Yep. You can go through the motions with your donor, but if you don’t A S K, you don’t G E T. Simple as that.
So, where do you even start?
Each donor is an individual. And, being an individual, he or she needs an individualized strategy – each solicitation is a campaign on its own.
Deciding who does the asking is key to the process. While a team of two to three people may be present during the solicitation meeting, there is only one person who makes the ask. And, don’t bring along someone who has never met the prospect to the solicitation meeting.
Fundraisers should not do all of the solicitations. Someone else in the organization, such as a Board Member, may be better suited to make the ask because of a “peer” based relationship. And, let’s face it, Board members are volunteers and their income is not impacted by a gift.
Then you must set a target gift level and for what specific projects or goals. A prospect often can give between two and ten times the amount that he or she has given annually in the past. You would also want to revisit all the original research on a donor’s interest, concerns, and motives. This information will help you to narrow the range of the ask. Once you decide on an ask amount – double that number.
Then you need to select when and where you will do the asking. It is best to meet where the donor feels most comfortable. Also, determine whether or not the prospects spouse or partner should be a part of this meeting. Note to self, restaurants are not usually places where you want this all to go down. The awkward question regarding coffee and dessert has ruined many a solicitation.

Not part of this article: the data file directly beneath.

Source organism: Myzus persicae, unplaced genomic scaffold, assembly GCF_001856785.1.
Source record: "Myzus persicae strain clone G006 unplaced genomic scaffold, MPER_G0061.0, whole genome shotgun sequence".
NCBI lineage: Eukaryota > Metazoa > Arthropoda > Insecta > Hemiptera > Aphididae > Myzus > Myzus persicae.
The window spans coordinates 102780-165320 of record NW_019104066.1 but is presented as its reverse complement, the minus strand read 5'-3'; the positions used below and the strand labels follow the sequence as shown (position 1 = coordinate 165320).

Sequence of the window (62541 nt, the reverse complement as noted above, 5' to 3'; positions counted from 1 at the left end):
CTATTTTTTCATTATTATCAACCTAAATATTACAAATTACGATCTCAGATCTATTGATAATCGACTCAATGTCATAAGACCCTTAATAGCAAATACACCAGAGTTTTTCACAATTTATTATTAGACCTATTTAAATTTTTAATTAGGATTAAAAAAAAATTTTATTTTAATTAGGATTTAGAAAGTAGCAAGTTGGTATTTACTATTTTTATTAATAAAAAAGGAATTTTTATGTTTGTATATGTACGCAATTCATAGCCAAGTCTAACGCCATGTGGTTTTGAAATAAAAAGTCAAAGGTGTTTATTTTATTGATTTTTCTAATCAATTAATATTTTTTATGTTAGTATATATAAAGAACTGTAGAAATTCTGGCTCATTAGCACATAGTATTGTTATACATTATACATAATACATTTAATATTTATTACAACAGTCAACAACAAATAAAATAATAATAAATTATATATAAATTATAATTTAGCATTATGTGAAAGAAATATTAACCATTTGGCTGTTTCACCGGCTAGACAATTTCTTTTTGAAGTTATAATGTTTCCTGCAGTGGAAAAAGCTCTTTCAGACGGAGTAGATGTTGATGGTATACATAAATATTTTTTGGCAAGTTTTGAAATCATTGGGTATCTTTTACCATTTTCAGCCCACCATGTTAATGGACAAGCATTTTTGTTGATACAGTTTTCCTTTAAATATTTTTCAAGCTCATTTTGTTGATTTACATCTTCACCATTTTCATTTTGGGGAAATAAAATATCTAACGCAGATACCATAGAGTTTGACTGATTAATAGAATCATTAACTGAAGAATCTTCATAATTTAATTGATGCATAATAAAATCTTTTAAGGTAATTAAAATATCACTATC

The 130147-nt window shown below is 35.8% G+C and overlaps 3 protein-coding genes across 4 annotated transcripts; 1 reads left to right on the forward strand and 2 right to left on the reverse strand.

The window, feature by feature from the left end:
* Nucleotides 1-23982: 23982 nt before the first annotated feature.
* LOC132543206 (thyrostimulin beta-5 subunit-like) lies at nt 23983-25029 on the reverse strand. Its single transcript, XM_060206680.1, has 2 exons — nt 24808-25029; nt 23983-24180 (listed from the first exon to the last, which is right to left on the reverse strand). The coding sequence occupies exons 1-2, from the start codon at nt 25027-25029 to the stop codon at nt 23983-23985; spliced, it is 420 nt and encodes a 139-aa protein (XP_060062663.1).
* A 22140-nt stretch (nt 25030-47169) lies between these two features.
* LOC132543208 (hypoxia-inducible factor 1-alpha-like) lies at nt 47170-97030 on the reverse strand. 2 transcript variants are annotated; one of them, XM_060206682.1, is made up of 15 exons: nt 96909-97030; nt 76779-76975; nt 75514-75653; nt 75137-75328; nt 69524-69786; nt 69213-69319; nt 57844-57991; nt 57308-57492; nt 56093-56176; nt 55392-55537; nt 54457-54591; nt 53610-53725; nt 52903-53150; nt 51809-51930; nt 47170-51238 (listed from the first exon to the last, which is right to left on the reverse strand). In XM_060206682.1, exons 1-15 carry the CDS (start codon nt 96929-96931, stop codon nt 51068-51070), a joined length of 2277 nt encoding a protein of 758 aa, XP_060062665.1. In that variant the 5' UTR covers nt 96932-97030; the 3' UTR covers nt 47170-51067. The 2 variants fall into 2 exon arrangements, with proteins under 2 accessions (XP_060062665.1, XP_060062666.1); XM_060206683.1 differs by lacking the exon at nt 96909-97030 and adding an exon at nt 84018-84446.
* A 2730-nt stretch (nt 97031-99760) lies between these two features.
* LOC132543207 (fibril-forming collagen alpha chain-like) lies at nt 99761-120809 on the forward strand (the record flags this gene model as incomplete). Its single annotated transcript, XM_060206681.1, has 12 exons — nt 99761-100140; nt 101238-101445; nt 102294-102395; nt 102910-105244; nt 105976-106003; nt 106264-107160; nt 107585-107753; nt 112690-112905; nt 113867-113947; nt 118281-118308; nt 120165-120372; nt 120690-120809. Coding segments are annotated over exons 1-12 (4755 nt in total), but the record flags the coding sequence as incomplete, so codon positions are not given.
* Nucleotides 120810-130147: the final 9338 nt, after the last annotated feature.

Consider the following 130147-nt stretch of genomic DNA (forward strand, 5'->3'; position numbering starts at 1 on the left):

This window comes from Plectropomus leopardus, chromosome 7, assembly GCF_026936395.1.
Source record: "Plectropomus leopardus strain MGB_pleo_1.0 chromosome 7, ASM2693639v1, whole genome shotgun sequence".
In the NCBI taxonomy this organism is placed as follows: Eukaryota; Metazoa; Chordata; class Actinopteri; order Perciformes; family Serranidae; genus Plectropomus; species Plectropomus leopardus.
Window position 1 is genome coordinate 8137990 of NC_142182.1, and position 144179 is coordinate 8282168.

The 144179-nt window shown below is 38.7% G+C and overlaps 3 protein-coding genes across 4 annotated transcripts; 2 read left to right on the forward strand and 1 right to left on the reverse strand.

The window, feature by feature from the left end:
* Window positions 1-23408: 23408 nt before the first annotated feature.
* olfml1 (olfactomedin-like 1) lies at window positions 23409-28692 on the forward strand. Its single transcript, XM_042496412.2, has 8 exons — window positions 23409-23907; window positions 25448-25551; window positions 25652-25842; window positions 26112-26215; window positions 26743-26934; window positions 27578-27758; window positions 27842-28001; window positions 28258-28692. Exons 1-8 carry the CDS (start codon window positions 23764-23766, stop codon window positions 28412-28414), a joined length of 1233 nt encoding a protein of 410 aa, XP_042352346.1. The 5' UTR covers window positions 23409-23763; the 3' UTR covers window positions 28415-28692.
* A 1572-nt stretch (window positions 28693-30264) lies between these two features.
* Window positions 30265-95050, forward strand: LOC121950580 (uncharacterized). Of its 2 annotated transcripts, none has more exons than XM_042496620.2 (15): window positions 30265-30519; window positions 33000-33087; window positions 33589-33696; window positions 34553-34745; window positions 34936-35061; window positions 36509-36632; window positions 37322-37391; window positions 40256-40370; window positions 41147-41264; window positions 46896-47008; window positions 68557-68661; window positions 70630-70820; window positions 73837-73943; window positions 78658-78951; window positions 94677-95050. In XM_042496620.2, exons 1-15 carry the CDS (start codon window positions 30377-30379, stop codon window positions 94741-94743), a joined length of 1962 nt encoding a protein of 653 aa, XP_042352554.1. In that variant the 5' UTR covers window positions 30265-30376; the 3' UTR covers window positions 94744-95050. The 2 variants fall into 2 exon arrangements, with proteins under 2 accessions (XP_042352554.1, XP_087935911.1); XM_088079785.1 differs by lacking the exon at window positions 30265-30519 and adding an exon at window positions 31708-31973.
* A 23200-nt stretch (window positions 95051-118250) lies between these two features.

You should give some thought about whether or not the gifts should be outright gifts of cash, stock, or pledges, and if pledges, what is the timeframe for installments?
What should you bring on a visit? I would bring along a letter with a proposal that should include the project’s need, proposed action for meeting the need, financial information, including costs, and a summary of the benefits the donor will get from giving.
Don’t forget to assign specific roles to each member of the team at the meeting, and then role-play, role-play, and role-play before the actual visit. In other words, rehearse all possible scenarios before your team has ever walked through the prospect’s door
Call the prospect to ask for a time to talk about the case for support and opportunities for investment and how the donor can get more involved and be supportive in a more meaningful way. If you have done your cultivation to this point, they should know why you are calling. Above all else, be honest with them and fully explain why you would like to meet. It also sets the stage for the solicitation process. Then confirm this appointment in writing. Send along some easy-to-read information about the organization’s plans along with the confirmation letter. Reconfirm the meeting by phone or email shortly beforehand.